Supreme Court Rules Warrant Required to Take Blood from Drunk Drivers

The Paralegal Resource
November 27, 2013 — 851 views  
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In April, the Supreme Court of United States had passed its judgment in the Missouri v. McNeel Case that police officers will be required to get a warrant for taking blood from people who are suspected of drunk driving.

This case was important because it brought up the principles mentioned in the Fourth Amendment of the Constitution of United States, the requirement of warrant and many other cases which included destruction of evidence.

Apart from that it also throws light on the different opinions that each Justice had and that the new law was brought up without the approval of these Justices. Let’s have a look at the changes that the new law will bring in to effect in different states/cities of the country.

New York

The improvements of 2013 law include:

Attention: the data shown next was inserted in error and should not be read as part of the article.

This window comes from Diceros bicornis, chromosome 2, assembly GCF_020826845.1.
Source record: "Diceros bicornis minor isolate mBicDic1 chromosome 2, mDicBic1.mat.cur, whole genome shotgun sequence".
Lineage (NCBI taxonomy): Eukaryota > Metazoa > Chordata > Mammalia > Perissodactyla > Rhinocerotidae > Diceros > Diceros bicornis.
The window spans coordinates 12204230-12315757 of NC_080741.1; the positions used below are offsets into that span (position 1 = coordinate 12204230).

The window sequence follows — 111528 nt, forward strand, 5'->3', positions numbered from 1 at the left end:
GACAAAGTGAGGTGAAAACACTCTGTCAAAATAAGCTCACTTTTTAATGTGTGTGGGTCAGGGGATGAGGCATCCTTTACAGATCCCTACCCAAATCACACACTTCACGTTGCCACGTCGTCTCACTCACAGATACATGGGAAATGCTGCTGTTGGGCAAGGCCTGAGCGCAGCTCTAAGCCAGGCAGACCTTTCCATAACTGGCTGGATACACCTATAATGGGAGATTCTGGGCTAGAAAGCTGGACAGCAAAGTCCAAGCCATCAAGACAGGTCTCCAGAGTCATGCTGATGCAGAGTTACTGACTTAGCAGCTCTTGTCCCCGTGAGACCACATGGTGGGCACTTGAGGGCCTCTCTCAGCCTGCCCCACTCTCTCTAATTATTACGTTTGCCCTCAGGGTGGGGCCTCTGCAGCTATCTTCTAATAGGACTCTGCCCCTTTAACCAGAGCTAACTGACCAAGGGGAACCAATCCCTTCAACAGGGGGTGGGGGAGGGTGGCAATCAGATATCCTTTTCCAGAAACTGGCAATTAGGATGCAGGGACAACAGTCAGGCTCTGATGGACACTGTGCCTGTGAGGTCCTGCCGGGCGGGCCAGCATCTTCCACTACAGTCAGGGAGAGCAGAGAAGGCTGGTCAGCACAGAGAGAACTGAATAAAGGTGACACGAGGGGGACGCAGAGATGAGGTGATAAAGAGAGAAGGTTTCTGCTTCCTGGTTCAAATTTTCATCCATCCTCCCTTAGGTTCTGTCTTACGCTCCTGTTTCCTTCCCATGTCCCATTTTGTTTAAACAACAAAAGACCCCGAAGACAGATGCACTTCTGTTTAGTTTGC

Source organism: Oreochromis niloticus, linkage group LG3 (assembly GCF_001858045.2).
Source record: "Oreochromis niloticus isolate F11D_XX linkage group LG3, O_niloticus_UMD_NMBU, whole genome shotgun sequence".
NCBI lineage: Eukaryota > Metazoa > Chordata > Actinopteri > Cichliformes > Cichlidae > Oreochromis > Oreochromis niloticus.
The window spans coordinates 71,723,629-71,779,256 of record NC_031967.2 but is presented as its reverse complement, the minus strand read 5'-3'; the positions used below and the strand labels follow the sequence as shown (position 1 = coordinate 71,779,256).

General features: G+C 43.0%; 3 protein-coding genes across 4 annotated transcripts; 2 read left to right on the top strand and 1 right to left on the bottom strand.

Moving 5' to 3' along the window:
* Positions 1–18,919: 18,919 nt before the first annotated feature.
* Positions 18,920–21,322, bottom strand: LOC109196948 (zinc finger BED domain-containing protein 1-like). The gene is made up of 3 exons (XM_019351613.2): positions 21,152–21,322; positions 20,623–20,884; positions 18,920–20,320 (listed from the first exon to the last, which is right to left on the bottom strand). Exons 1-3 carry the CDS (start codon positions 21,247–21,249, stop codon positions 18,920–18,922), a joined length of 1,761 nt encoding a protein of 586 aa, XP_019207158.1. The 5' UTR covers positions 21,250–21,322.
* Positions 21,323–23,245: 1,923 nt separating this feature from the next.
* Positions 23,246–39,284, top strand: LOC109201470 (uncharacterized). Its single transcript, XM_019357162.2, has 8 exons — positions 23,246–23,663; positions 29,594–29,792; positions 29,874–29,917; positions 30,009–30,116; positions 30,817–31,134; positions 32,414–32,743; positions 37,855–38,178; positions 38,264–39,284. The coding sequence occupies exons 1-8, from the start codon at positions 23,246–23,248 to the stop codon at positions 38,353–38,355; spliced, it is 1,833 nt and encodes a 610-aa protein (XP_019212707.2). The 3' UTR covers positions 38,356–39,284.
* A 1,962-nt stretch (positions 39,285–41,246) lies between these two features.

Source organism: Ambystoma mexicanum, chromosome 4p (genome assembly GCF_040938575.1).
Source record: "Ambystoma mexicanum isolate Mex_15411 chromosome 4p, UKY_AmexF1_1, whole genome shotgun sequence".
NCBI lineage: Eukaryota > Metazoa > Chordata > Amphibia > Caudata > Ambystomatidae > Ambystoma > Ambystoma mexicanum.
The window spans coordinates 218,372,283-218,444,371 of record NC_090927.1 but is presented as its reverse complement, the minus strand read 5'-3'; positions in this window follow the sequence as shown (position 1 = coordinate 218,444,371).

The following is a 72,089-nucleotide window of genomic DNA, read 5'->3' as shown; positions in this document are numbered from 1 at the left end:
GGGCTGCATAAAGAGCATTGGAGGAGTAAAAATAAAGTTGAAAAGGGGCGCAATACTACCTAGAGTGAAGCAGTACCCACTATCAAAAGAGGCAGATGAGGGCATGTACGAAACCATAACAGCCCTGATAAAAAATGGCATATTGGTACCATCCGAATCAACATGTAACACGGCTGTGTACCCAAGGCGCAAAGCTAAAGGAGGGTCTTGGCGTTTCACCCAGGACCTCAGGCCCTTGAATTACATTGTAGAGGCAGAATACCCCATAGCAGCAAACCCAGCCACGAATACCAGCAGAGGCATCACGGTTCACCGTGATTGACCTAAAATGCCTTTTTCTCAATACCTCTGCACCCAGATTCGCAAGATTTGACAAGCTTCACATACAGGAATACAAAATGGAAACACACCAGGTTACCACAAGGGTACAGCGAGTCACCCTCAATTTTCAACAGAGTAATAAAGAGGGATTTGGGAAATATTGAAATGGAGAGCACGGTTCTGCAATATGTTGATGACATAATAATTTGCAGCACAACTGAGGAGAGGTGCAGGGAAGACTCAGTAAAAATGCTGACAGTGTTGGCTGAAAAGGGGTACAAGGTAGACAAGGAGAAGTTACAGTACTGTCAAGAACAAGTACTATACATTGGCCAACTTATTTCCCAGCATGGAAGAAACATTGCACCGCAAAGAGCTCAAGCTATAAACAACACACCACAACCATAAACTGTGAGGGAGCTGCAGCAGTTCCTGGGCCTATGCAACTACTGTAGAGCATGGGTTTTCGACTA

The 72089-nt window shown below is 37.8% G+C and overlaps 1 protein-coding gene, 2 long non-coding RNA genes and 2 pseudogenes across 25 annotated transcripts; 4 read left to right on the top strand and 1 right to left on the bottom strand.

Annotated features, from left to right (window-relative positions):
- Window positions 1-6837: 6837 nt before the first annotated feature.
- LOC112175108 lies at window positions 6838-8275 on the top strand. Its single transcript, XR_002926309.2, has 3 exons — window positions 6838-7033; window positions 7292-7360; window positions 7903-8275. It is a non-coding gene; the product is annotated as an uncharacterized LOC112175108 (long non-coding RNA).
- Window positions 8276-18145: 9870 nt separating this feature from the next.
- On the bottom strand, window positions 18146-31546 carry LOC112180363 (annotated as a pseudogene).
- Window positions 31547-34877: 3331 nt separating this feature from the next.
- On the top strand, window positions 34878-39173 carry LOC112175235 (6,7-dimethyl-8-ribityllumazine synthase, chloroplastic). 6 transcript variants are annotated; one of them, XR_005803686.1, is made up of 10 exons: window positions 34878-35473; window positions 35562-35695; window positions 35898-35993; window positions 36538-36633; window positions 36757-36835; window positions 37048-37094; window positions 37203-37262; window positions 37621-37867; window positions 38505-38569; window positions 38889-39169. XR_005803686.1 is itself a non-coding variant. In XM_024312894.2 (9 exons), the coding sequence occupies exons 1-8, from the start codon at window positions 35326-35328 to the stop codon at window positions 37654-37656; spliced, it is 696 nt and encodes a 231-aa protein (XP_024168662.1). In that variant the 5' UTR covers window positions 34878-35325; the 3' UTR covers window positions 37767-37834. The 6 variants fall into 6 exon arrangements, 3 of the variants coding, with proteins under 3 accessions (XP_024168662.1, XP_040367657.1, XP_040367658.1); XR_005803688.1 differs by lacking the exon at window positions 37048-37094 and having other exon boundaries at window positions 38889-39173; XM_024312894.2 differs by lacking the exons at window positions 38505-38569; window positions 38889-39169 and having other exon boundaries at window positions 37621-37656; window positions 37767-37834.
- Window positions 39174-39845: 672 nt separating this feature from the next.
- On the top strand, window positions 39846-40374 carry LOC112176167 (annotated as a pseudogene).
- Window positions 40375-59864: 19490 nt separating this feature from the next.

• Extension of the interlock restriction period to one year. Initially it was a minimum of 6 months. This will be applicable on people claiming that they won’t be operating a car or don’t own one.
  • Clarifications which imply that the law will be applicable to Youthful Offenders.
  • Establishment of an E felony. This will be for those drivers who get a conditional license after the incident and are again caught repeating the act.


Washington

Among many of the provisions of SB 5912, the most prominent one is that repeat offenders will have to go for an ignition interlock that too within five days of their arrest.

Florida

SB 796 and HB 479 require all the convicted individuals held for drunk driving to use ignition interlocks.

Kentucky

HB 286 requires people held for drunk driving to make use of ignition interlocks. HB 32 limits the choice of the Justice permitting ‘shock probation’ to individuals who have been held for killing in such crashes. Shock probation permits judges to bring down the sentence of drunken driving convicts held for killing people in car crashes.

New Jersey

S 2427 will require all drunken driving convicts to opt for ignition interlocks. Companion legislation has also been introduced but it is still pending approval from the House Judiciary Committee.

New Mexico

New Mexico introduced a set of bills aimed at improving the laws of the state that deal with drunk driving. HB 479 has expanded the choices that will be available while sentencing such drivers. HB 31 also aims at fixing the loopholes in the law which otherwise allowed repeat offenders to get away easily. 

The Paralegal Resource